Wednesday, June 28, 2006

Cane cutting has started in Fiji

The cousins and nephews and nieces inform us that they have started cutting the sugarcane at Labasa for this season. Gangs of youths from Mali Island stay at Vatuadova for the season and work as one of the cane-cutting gangs. The lads get about $1 an hour I reckon and the family feeds them. Though most of the sugar in Fiji is grown by Indian farmers, there is now a considerable number of Fijian cane farmers and their youths work in cane-cutting gangs during the season.

The four mills in Fiji are Lautoka, Rarawai at Ba, Penang at Rakiraki and Labasa. There are sometimes glitches when there is a mechanical breakdown or a strike by truck-drivers etc.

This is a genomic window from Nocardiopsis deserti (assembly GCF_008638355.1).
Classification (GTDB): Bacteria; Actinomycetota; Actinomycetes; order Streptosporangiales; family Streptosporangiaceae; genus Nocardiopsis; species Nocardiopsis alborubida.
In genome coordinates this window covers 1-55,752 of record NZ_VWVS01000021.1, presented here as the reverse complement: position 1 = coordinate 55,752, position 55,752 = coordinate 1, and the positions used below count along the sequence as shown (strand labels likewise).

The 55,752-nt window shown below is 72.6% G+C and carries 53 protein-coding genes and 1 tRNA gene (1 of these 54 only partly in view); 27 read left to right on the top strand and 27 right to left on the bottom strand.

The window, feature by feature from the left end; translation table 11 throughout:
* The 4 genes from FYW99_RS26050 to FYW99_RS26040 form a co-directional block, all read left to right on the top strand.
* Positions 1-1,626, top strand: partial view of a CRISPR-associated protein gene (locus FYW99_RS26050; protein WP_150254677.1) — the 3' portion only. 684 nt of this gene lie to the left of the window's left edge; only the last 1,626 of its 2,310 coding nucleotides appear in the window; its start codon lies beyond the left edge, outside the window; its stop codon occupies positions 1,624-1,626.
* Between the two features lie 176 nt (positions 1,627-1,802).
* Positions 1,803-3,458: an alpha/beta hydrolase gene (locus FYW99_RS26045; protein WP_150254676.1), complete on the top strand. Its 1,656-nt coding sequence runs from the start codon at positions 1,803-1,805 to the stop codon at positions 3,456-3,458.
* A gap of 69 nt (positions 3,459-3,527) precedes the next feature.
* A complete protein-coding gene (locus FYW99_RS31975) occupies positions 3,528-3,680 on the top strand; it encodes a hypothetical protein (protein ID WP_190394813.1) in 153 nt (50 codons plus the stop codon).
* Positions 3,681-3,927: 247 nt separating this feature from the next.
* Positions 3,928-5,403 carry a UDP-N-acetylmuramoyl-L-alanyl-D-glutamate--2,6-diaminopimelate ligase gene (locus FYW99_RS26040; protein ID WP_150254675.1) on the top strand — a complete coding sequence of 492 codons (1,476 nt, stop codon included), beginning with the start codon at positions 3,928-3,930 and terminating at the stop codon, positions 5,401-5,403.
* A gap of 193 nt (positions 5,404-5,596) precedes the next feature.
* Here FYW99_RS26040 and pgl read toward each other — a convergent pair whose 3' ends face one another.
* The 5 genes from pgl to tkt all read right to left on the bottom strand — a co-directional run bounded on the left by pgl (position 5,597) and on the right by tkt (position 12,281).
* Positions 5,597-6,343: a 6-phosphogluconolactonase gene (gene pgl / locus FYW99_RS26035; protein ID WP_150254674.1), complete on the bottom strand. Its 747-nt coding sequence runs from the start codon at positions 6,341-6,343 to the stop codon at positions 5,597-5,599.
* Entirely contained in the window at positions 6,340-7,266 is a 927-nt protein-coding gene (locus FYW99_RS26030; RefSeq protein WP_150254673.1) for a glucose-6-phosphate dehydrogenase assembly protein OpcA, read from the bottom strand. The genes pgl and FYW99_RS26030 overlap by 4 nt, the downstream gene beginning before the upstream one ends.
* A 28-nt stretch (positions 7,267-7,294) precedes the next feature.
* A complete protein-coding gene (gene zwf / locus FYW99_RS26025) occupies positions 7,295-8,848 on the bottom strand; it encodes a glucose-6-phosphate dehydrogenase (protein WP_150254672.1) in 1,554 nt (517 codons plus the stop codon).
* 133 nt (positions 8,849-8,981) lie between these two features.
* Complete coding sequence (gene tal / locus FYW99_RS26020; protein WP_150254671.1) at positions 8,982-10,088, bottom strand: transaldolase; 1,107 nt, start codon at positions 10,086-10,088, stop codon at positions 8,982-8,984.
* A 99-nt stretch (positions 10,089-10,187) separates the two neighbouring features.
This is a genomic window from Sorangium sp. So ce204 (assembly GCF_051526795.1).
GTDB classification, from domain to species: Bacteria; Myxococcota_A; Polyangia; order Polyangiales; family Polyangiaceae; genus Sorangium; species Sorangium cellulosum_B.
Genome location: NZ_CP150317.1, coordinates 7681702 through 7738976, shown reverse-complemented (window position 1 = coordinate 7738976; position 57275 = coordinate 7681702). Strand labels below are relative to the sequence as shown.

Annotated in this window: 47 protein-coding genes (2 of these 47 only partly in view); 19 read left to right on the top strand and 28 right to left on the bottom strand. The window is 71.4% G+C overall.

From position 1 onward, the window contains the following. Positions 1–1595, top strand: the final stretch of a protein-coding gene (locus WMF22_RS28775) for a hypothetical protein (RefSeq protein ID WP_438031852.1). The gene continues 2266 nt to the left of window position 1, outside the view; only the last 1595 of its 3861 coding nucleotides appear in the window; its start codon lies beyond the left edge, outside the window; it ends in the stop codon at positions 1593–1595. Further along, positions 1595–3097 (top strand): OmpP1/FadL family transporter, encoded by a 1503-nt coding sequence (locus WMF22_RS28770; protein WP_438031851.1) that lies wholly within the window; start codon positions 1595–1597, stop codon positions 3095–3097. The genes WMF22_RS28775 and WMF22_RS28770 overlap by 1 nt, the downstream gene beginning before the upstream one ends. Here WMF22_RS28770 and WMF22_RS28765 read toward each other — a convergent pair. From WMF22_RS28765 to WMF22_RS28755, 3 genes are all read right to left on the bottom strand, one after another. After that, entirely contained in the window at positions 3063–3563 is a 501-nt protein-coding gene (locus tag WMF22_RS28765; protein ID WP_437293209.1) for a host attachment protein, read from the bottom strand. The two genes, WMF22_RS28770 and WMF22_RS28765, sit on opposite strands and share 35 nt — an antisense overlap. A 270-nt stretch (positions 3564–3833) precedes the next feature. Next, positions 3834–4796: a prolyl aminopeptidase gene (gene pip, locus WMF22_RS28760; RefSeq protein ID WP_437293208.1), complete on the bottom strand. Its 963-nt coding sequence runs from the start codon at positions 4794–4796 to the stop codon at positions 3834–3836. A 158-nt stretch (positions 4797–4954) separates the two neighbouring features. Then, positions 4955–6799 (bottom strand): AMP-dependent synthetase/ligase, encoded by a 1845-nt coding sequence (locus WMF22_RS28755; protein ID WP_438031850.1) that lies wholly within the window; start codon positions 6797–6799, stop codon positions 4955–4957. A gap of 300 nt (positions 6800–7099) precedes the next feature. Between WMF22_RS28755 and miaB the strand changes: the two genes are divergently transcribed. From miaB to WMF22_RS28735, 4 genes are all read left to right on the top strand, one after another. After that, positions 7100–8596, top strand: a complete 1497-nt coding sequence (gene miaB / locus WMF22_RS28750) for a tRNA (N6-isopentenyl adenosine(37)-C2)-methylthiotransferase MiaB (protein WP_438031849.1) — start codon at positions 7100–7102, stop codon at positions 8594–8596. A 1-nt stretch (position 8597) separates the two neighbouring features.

The Labasa Mill commenced operations in 1895, but earlier there were mills in odd places for growing sugar such as Nausori, Suva and Navua - on the wetter side of Viti Levu. The very early Suva attempt was rather a failure and the cane was planted from the Nabukulou Creek down to where Government House stands!

One of the pics here is of flowering sugar-cane, and that season gives me the sneezes!

1 comment:

Pandabonium said...

Hawaii used to have narrow gauge trains for hauling cane, but now they use big - really big - trucks. A couple of the old steam driven trains operate on Oahu and Maui as tourist attractions.

In Hawaii, the cane is burned in the field (the variety of cane is selected for that) and just the stalks are left which are picked up by cranes to get sent to the mill. People down wind of the fields have been fighting that for decades because of the smoke and soot (black "Maui snow").